That’s what Thomas wanted too. He wanted Jesus’ physical presence. He had been around it for three whole years. He just wanted his Jesus back.

While we are on this earth, we aren’t going to see Jesus face to face in the way that Thomas did, which is why Jesus said…
John 20:29
29 Then Jesus told him, “You believe because you have seen me. Blessed are those who believe without seeing me.”

You see, God always has a better plan. God has not limited himself to one physical body. He wants to be present with all of us at the same time, every single person in this world at all times which is why He’s given us the Holy Spirit who lives in us.

Even now, in this very second, He is with every single one of us. You can talk to Him, and He will answer you through the pages of the Bible, through people, through experiences. He can be as real to you as He was to Thomas in that moment.

For Thomas, seeing was believing, but for us believing is seeing.

Some people think they would believe in Jesus if they could just see Jesus personally. But really, we have all the proof we need in the testimonies of the believers, in the Old Testament prophesies, in the New Testament witnesses, in the history of the Church the last 2,000 years, right here in this room and in the testimonies of our own lives.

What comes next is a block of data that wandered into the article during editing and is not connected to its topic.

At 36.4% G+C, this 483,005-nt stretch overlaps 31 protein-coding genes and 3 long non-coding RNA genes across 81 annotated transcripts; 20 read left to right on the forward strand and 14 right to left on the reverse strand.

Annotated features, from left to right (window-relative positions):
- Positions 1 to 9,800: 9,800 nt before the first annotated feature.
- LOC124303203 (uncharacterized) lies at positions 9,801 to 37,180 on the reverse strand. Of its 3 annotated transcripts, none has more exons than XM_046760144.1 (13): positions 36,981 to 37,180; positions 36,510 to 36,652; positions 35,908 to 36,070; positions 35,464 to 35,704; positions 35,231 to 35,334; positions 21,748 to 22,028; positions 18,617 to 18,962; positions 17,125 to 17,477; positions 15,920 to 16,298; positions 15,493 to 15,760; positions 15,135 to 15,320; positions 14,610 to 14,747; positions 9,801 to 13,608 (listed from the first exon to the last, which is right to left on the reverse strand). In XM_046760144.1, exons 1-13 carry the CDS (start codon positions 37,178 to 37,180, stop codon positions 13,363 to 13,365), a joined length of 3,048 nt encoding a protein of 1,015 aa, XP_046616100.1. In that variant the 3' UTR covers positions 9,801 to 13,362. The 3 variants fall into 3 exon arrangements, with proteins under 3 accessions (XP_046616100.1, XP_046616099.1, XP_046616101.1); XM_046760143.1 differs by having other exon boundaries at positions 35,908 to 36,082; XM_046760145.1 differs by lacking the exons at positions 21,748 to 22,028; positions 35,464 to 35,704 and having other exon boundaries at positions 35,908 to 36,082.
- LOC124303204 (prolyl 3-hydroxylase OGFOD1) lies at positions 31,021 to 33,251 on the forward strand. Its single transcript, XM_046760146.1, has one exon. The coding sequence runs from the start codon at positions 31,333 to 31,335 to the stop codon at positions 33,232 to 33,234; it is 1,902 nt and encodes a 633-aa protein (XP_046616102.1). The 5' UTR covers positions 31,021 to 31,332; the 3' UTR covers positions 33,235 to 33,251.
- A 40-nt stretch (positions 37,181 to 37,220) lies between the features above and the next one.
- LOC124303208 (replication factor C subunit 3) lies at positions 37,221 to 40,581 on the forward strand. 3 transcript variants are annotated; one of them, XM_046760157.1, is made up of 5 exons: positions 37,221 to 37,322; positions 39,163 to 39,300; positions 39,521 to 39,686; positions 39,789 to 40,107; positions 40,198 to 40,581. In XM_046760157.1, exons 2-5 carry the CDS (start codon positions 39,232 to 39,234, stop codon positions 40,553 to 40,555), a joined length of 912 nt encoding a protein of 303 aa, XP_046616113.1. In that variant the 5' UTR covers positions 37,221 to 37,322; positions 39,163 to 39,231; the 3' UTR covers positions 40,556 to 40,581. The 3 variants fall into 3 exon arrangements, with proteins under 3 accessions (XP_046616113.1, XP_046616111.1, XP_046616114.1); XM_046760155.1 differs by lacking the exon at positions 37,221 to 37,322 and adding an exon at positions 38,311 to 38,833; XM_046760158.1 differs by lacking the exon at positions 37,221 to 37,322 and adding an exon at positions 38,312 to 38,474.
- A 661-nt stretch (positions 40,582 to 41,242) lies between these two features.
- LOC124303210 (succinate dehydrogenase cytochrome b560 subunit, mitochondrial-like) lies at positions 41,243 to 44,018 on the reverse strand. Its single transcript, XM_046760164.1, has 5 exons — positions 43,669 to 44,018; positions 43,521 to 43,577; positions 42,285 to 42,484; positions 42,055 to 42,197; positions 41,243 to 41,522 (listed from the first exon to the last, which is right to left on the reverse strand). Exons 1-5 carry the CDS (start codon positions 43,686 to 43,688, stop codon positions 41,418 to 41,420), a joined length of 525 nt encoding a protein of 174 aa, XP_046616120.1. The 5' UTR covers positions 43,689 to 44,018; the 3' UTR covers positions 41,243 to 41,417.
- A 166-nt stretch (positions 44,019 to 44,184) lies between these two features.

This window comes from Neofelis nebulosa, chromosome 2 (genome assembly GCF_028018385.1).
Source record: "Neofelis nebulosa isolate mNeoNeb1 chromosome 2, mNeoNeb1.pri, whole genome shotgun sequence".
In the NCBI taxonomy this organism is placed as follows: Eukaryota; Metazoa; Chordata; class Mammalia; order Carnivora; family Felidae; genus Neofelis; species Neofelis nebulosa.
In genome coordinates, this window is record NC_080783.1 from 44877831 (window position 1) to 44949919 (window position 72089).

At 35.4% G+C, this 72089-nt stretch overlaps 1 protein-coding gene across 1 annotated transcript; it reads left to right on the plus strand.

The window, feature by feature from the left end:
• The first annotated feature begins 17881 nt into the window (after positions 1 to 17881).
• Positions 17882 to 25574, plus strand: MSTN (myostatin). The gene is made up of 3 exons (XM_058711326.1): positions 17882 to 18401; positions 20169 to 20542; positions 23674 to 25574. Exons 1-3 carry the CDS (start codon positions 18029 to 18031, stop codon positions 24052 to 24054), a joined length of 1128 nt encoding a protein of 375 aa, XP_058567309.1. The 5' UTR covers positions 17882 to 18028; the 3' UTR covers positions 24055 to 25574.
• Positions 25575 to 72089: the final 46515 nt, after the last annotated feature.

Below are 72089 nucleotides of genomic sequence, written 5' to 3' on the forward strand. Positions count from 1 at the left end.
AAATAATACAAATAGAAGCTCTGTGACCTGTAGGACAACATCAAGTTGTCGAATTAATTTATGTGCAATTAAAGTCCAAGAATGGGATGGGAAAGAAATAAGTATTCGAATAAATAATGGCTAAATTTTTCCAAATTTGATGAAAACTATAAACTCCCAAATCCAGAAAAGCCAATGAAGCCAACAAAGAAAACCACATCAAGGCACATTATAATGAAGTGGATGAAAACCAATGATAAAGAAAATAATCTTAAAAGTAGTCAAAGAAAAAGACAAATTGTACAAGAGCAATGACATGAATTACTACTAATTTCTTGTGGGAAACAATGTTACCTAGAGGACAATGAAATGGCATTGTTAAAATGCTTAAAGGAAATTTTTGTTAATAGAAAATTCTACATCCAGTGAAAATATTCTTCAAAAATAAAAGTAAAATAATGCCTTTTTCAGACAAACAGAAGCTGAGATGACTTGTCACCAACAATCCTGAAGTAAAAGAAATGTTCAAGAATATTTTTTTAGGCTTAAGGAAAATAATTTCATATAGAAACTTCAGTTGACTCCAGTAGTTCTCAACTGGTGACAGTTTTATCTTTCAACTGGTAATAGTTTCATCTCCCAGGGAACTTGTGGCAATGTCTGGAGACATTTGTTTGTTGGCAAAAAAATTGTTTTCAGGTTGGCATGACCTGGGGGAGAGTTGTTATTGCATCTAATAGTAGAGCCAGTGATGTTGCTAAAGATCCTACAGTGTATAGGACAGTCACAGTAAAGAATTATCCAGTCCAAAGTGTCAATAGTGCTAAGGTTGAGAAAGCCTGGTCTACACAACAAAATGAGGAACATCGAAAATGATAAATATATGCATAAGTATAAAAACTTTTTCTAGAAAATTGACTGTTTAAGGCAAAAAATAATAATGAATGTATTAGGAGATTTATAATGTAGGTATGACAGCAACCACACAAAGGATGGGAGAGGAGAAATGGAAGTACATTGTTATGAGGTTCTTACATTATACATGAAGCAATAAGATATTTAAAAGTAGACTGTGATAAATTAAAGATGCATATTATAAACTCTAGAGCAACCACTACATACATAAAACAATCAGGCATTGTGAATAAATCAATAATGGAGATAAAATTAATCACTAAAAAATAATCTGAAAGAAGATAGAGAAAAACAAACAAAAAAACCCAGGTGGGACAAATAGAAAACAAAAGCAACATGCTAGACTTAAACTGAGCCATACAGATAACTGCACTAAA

A physical appearance would not make Jesus any more real to us than he is right now.
He is real…..He is alive.

Often, we have faith in God’s works when He finally gets us through the storms of our lives, when we finally can see that He did work and life is still ok. But what if we believed first? How much more would we see Jesus because we are looking for Him?

What would it have looked like if from the moment Thomas’ friends told him about Jesus, he believed that He too would see Him? He wouldn’t have been worried or sad for eight long days. He may have waited with excitement!

We can be disappointed and have disbelief, or we can believe and be ready looking for Jesus in all aspects of our lives and be excited knowing He’s with us, and that we CAN SEE HIM!

Use your doubt to make you curious enough to find the truth and believe in what you find, even if we can’t see it.